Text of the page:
achieve the "transfer" by creating an alternative state to Palestine in
Jordan and thus realize its plan of founding a Jewish state on the
historical land of Palestine. Such a plan has been in existence since the
establishment of the state of Israel back in 1948. From 1967, it has become
part of the Israeli strategic objectives.

On the other hand, Jordan shares long borders with countries that are
undergoing conflict like Syria and Iraq, which in turn could have a negative
effect on the fragmented society of the country. The Hashemite regime in
Jordan is known for its ability to maintain a degree of balance among all
the internal forces and interest groups and for its ability to deal with
external pressure as well as the regional and international balance of
power. This has made Jordan an important player in the regional and
international political arenas, despite the fact that it is a relatively
small state with limited resources.

As such, there is an imperative for the GCC states to help Jordan out of its
economic crisis. As it stands, the Arab world's political and security
structure cannot at the present time cope with or manage another crisis. The
Arab security system, if such a structure exists in reality at all, is not
equipped to deal effectively with the multiple fires presently sweeping the
Arab world. A further crisis in Jordan could easily spin out of control and
add to the current vulnerability of the entire Middle East region.

Statistics indicate that Jordan is in need of an assistance plan to aid the
urgent recovery of its fragile economy. National debt is remarkably high,
and the debt burden had reached more than $20 billion by the end of October
2012 of which approx. $8 billion is external debt reflecting 26.0% of GDP.
The budget deficit for 2012 has soared to $1.175 billion while the inflation
level touched 4.3 percent and official unemployment has settled at the 13.1
percent rate. Within these numbers, the major challenge facing the Jordanian
economy is the cost of meeting the energy needs estimated at over 100,000
b/d (Iraq supplies 10,000-15,000 b/d at a discounted price).

Jordan's energy crisis has deepened as a result of the developments in Egypt
after the February 25 revolution which led to demands for a swift increase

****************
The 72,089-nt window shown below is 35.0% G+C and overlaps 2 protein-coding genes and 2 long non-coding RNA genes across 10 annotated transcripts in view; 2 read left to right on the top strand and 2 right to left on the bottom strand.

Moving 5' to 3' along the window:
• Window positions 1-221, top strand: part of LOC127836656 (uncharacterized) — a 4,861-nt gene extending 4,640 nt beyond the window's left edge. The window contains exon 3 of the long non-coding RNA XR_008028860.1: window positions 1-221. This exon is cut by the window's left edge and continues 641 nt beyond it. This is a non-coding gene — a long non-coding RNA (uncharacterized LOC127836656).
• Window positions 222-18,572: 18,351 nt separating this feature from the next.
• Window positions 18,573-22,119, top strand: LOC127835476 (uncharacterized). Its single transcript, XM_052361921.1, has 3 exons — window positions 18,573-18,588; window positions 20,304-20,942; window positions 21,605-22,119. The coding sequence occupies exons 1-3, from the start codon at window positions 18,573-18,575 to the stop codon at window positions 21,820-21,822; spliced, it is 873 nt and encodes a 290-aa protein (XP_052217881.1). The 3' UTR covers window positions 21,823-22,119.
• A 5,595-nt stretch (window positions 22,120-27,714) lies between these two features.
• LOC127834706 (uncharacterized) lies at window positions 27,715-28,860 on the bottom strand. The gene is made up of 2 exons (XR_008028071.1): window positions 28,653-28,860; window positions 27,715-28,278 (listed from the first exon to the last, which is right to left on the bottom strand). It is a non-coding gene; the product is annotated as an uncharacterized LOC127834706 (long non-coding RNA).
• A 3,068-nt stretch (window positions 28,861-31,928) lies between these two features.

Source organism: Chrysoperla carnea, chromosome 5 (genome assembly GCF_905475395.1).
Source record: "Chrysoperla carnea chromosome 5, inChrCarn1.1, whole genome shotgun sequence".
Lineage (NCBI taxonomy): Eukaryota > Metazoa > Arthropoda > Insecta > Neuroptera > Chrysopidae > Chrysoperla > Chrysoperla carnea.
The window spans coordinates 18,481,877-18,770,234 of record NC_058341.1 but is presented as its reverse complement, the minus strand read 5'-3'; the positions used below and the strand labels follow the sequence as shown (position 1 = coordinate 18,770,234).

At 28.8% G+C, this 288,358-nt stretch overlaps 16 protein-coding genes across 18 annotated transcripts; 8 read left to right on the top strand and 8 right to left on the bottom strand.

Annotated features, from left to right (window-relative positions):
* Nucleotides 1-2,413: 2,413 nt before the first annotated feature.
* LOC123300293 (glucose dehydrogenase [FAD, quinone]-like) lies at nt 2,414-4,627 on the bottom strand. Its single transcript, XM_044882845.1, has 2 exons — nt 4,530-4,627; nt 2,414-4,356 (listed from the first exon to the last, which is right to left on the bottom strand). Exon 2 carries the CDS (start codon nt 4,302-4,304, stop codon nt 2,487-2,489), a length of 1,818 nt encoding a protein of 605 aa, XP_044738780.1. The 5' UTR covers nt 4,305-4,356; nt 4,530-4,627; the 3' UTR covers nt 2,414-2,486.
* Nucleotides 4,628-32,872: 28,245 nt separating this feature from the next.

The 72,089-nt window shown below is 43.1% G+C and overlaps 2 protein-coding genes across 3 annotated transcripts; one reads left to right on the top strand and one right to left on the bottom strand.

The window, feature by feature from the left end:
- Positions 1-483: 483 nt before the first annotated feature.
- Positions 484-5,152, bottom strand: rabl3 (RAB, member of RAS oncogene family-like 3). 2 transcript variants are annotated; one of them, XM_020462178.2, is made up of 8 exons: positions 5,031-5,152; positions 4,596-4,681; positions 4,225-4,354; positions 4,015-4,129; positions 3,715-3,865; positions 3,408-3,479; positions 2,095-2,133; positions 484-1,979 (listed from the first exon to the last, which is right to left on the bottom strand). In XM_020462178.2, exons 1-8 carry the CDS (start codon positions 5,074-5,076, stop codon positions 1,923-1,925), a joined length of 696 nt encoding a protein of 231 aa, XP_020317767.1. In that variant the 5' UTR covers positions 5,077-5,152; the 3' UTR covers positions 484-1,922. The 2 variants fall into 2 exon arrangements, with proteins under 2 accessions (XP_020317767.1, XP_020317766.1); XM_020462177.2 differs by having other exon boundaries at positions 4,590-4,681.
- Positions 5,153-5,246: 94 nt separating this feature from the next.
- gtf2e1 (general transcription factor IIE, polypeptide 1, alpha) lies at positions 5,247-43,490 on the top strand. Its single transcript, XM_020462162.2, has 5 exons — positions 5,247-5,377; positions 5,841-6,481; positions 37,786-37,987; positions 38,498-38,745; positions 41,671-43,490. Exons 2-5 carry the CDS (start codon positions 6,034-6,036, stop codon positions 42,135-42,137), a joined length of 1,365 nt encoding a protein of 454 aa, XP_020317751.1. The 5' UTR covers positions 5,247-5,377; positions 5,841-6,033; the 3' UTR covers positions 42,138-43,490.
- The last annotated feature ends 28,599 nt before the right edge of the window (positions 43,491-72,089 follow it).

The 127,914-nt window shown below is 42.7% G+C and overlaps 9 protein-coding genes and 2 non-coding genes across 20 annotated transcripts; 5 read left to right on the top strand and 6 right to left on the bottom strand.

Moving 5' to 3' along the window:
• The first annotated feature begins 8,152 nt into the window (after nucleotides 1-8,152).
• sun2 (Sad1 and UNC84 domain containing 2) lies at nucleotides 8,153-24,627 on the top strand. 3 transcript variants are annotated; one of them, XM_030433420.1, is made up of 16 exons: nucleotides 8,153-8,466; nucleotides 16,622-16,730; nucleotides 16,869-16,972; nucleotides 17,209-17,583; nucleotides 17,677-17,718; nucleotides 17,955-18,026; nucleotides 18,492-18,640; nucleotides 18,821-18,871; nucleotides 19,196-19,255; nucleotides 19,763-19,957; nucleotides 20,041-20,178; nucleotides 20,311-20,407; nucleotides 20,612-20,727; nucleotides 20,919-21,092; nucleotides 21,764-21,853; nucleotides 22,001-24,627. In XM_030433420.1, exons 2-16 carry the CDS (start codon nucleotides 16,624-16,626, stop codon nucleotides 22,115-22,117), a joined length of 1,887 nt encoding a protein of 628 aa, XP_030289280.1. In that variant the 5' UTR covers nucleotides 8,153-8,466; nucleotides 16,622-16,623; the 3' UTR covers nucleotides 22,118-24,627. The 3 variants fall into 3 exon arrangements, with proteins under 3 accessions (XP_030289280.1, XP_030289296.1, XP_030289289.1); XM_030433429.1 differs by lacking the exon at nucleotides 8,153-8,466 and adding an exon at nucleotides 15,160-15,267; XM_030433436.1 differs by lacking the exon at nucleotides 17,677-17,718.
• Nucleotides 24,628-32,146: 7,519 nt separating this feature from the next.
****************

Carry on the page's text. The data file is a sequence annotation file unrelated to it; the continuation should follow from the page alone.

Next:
in the price of natural gas supplied to Jordan by Egypt. Jordan was
importing 6.8 million cubic meters daily, at a cost of $3.5 million (when
the cost of each million Btu [British thermal unit] was at $7).

To enable Jordan to manage its economic and energy crisis, the GCC states
could offer the country an economic assistance package including deposits to
cover the state's central bank for a period until the end of 2013, and an
interest-free amount equal to Jordan's external debt which could act as a
collateral until the country is able to pay back or find some another
settlement for the issue of its external debt. In order to reduce the burden
of the energy bill, the GCC states should supply Jordan with 50,000 b/d of
oil at a discounted price for a minimum period of four years.

At the same time, the GCC states should proceed with offering Jordan the
financial assistance that has been already been agreed to, which amounts to
$5 billion over a five-year period, and honor the payment timetable to avoid
any unnecessary delay. An additional deposit of $5 billion could be made to
underpin the Jordanian currency and an active investment program could be
launched to help the Jordanian economy generate new employment opportunities
and add value to the country's economic growth. The already existing
agreements which exempt Jordanian products from customs duties and local
taxes in the GCC need to be activated. Opening the GCC employment market to
the Jordanian workforce and relaxing the residency regulations for
jobseekers would also help in economic recovery efforts.

For its part, the Jordanian government should introduce more transparency
and clarity in the system, make a serious effort to fight corruption, and
undertake political and administrative reforms with the aim to improve the
economic and social well-being of the Jordanian citizens.

The above steps are the only possible means by which Jordan could begin the
exit from the deep troubles it is faced with. Dealing effectively with
Jordan's economic crisis is the only way to save the country from sliding
into political instability and becoming the next stop for the Arab Spring.